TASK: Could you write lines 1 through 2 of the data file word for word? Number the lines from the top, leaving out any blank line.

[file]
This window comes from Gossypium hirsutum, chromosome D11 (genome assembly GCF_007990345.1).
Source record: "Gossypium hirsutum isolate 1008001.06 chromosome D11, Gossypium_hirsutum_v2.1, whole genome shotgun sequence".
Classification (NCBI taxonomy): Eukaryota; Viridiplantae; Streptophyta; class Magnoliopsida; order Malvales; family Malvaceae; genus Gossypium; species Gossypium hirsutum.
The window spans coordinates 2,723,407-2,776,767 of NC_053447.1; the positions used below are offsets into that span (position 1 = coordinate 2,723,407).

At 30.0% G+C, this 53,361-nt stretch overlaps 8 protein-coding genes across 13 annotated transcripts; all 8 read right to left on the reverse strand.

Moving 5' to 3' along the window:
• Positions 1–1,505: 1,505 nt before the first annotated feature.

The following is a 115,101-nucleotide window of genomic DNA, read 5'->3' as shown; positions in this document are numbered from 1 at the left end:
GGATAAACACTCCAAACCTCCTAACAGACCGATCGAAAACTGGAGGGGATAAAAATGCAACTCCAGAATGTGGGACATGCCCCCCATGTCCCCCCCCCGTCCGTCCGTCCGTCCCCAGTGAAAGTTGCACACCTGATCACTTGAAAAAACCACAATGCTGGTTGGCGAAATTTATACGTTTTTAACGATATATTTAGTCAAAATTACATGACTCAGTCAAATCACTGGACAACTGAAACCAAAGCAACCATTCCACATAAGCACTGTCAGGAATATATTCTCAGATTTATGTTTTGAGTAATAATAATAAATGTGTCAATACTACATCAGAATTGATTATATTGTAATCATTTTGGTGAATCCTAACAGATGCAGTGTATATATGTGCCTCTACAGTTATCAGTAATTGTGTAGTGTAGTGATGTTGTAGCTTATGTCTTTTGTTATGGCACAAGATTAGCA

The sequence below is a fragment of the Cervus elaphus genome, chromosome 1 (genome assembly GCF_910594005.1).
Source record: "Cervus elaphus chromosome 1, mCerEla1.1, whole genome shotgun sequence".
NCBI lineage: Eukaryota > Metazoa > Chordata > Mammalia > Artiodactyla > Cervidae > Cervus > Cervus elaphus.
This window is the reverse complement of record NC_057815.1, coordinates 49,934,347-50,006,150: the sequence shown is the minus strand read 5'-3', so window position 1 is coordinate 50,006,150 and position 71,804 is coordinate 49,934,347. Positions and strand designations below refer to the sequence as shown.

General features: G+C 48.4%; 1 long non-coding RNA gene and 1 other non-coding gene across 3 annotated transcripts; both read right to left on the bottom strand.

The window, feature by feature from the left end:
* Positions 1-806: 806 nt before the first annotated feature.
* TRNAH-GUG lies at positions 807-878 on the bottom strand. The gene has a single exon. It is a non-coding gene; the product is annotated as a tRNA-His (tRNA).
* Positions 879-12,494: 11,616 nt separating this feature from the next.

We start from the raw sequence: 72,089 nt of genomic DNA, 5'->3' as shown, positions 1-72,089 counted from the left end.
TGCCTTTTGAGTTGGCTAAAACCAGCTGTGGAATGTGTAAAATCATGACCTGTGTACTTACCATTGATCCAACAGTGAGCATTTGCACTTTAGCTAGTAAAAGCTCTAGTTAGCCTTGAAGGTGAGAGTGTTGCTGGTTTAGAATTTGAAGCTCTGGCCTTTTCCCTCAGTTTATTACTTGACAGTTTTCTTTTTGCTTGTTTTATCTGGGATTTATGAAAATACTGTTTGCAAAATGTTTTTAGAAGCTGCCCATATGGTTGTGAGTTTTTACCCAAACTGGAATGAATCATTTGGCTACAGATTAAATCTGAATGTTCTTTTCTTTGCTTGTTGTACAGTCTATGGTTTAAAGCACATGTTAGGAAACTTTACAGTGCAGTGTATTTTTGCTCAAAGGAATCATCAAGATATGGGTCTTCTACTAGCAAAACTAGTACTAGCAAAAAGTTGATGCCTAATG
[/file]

This window comes from Gossypium hirsutum, chromosome D11 (genome assembly GCF_007990345.1).
Source record: "Gossypium hirsutum isolate 1008001.06 chromosome D11, Gossypium_hirsutum_v2.1, whole genome shotgun sequence".